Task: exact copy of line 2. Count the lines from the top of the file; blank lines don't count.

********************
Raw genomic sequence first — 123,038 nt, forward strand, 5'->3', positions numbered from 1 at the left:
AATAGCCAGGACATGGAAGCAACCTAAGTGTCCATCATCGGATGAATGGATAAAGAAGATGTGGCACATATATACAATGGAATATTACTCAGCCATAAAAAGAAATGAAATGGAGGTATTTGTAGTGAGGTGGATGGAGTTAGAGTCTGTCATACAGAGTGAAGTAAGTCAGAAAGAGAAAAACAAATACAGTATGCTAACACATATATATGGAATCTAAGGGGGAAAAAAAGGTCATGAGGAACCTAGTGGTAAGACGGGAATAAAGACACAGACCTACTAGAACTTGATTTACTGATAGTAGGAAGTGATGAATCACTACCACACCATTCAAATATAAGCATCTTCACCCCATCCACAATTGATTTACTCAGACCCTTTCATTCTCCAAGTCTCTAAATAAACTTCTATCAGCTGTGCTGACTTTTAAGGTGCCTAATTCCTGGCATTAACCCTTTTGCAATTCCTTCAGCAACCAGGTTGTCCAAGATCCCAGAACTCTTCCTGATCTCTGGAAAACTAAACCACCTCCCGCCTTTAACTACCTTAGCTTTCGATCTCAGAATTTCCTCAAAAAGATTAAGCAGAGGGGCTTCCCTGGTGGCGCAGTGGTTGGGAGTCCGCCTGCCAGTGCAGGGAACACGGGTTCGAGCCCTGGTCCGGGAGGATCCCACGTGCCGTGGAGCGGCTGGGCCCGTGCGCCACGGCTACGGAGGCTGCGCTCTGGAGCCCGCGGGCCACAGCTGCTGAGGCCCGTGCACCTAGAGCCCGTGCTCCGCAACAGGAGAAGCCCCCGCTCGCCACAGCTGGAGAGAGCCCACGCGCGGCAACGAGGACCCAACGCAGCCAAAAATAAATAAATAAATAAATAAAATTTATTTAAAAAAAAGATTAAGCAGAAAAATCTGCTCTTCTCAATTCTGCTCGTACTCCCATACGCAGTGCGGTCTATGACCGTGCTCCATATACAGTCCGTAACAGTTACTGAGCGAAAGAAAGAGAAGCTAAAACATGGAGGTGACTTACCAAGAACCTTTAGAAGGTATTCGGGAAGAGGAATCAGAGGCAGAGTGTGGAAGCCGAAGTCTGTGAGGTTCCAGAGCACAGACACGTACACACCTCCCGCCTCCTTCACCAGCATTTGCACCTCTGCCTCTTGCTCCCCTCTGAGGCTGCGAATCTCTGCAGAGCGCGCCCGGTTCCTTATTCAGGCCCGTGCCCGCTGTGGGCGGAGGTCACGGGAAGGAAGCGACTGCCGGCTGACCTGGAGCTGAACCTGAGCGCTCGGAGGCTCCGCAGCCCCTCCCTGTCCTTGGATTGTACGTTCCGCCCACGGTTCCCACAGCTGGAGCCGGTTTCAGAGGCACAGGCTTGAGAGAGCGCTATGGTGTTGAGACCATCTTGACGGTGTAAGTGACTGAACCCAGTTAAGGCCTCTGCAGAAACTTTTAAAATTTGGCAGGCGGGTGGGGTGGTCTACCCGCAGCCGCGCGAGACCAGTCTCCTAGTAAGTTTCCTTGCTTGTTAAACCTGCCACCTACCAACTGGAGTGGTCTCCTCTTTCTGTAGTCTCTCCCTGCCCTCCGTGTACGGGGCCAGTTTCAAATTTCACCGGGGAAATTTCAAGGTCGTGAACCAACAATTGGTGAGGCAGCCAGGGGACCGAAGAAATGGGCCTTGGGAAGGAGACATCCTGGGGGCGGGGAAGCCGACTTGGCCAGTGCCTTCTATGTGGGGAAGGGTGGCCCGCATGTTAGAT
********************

AATAGCCAGGACATGGAAGCAACCTAAGTGTCCATCATCGGATGAATGGATAAAGAAGATGTGGCACATATATACAATGGAATATTACTCAGCCATAAAAAGAAATGAAATGGAGGTATTTGTAGTGAGGTGGATGGAGTTAGAGTCTGTCATACAGAGTGAAGTAAGTCAGAAAGAGAAAAACAAATACAGTATGCTAACACATATATATGGAATCTAAGGGGGAAAAAAAGGTCATGAGGAACCTAGTGGTAAGACGGGAATAAAGACACAGACCTACTAGAACTTGATTTACTGATAGTAGGAAGTGATGAATCACTACCACACCATTCAAATATAAGCATCTTCACCCCATCCACAATTGATTTACTCAGACCCTTTCATTCTCCAAGTCTCTAAATAAACTTCTATCAGCTGTGCTGACTTTTAAGGTGCCTAATTCCTGGCATTAACCCTTTTGCAATTCCTTCAGCAACCAGGTTGTCCAAGATCCCAGAACTCTTCCTGATCTCTGGAAAACTAAACCACCTCCCGCCTTTAACTACCTTAGCTTTCGATCTCAGAATTTCCTCAAAAAGATTAAGCAGAGGGGCTTCCCTGGTGGCGCAGTGGTTGGGAGTCCGCCTGCCAGTGCAGGGAACACGGGTTCGAGCCCTGGTCCGGGAGGATCCCACGTGCCGTGGAGCGGCTGGGCCCGTGCGCCACGGCTACGGAGGCTGCGCTCTGGAGCCCGCGGGCCACAGCTGCTGAGGCCCGTGCACCTAGAGCCCGTGCTCCGCAACAGGAGAAGCCCCCGCTCGCCACAGCTGGAGAGAGCCCACGCGCGGCAACGAGGACCCAACGCAGCCAAAAATAAATAAATAAATAAATAAAATTTATTTAAAAAAAAGATTAAGCAGAAAAATCTGCTCTTCTCAATTCTGCTCGTACTCCCATACGCAGTGCGGTCTATGACCGTGCTCCATATACAGTCCGTAACAGTTACTGAGCGAAAGAAAGAGAAGCTAAAACATGGAGGTGACTTACCAAGAACCTTTAGAAGGTATTCGGGAAGAGGAATCAGAGGCAGAGTGTGGAAGCCGAAGTCTGTGAGGTTCCAGAGCACAGACACGTACACACCTCCCGCCTCCTTCACCAGCATTTGCACCTCTGCCTCTTGCTCCCCTCTGAGGCTGCGAATCTCTGCAGAGCGCGCCCGGTTCCTTATTCAGGCCCGTGCCCGCTGTGGGCGGAGGTCACGGGAAGGAAGCGACTGCCGGCTGACCTGGAGCTGAACCTGAGCGCTCGGAGGCTCCGCAGCCCCTCCCTGTCCTTGGATTGTACGTTCCGCCCACGGTTCCCACAGCTGGAGCCGGTTTCAGAGGCACAGGCTTGAGAGAGCGCTATGGTGTTGAGACCATCTTGACGGTGTAAGTGACTGAACCCAGTTAAGGCCTCTGCAGAAACTTTTAAAATTTGGCAGGCGGGTGGGGTGGTCTACCCGCAGCCGCGCGAGACCAGTCTCCTAGTAAGTTTCCTTGCTTGTTAAACCTGCCACCTACCAACTGGAGTGGTCTCCTCTTTCTGTAGTCTCTCCCTGCCCTCCGTGTACGGGGCCAGTTTCAAATTTCACCGGGGAAATTTCAAGGTCGTGAACCAACAATTGGTGAGGCAGCCAGGGGACCGAAGAAATGGGCCTTGGGAAGGAGACATCCTGGGGGCGGGGAAGCCGACTTGGCCAGTGCCTTCTATGTGGGGAAGGGTGGCCCGCATGTTAGAT